Substitution Strategy

Dislike avocado? Or just want a new idea?

Avocados are a great source of potassium, fiber, essential fatty acids, and a bunch of other great stuff. But what if you don’t like the texture, or the color? What if you’d rather eat chocolate pudding? On the other hand, what if lactose intolerance bars you from enjoying pudding?

Not to worry, there’s an alternative: avocado chocolate pudding. At first, I was skeptical. So skeptical in fact that I almost let the avocado go bad before trying it. I tried it just in time.

The recipes on the internet call for things I don’t have, like coconut milk, so I just left those out. I mixed up the good part of the avocado (must be soft), 2 teaspoons of cocoa powder, and a bunch of sugar, maybe 2-3 tablespoons. If you have less of a sweet tooth than I do, start with less, you can always add more. Smush it all together and add enough water to get a pudding texture.

It looked like pudding. Summoning my courage, I tasted a little. Tastes like sweet chocolate. The texture is exactly the texture of chocolate pudding. Yay!

Refrigerate for best effect.


Is It True? Nutritious Food is Expensive

My answer is, yes and no.

Blueberries are expensive. Bananas are not.

Steak is expensive. Eggs are not. At two eggs per serving, they put the protein in your meal for about twenty cents.

Name brand ready-made fancy granola cereal is expensive. Oatmeal is not.

Boneless, skinless chicken breasts are expensive. A whole chicken costs less per pound and is far more versatile.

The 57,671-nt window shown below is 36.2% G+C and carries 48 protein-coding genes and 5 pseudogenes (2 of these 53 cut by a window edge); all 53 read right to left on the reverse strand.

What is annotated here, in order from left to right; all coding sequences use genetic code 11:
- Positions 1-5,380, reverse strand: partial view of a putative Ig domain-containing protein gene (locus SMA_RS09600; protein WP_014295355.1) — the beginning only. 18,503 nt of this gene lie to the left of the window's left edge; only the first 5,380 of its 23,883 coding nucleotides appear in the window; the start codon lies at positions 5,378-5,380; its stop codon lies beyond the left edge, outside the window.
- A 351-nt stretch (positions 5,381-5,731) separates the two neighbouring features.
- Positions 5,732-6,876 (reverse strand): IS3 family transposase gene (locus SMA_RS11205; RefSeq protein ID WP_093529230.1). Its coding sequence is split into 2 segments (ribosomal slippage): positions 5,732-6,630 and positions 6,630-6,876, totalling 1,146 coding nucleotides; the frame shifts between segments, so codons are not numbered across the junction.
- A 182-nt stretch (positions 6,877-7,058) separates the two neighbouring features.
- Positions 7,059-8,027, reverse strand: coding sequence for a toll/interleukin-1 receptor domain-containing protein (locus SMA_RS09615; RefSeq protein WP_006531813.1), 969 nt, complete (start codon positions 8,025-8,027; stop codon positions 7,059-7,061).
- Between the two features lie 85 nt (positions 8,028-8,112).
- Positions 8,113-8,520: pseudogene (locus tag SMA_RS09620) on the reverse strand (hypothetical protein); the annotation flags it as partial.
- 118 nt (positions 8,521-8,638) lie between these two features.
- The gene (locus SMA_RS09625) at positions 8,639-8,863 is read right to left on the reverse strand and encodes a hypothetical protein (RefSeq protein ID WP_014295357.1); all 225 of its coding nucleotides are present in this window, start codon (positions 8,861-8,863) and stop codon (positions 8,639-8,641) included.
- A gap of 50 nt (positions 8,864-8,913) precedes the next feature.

Brown rice is filling and nutritious and inexpensive.

Lentils cook quickly compared to other beans, are high in protein, and are inexpensive.

Shelled walnuts are expensive. Sunflower kernels cost less and have similar nutritional value.

Ready-cut carrots are expensive. Whole carrots are not. Cabbage, potatoes, and onions are inexpensive and nutritious.



52 Weeks: Electricity – Cooking

A microwave oven uses much less electricity than either a stove top or oven, about a third as much. On the other hand, some foods need baking, broiling, or searing to bring out their best flavors. When I use the full size oven, I often fill it up with a pan of chicken and three pans of vegetables to roast. When I’m baking something small, like baked potatoes, I use the toaster oven. I use the micro-wave for reheating.

A pressure cooker will cook food in about 1/3 the time that conventional cooking takes. The best foods for this are foods that can be cooked with liquids, because the cooker needs steam to work. This is great for rice and for beans, and it also works for meats and vegetables.

Solar ovens use no energy at all, but there are disturbing reports of vision damage from the reflectors.

The Saffron – Turmeric Connection

Ever look at an interesting recipe and set out to try it, only to learn that one of the minor ingredients costs $5,000 a pound? Maybe not, or maybe because they sell it by the ounce, you don’t realize how expensive it is. On Amazon today, saffron for cooking costs $12 for .035 of an ounce, about one twenty-eighth of an ounce. That’s $342.86 per ounce, or $5,485 per pound. Many delicious seafood or rice dishes call for saffron.

Turmeric costs $3.50 for 2.35 ounces today on Amazon, or about $24 a pound. That still sounds terrible by the pound, but is quite manageable by the dash, sprinkle or 1/4 teaspoon. It is likely to be less expensive from the canisters at your health food store.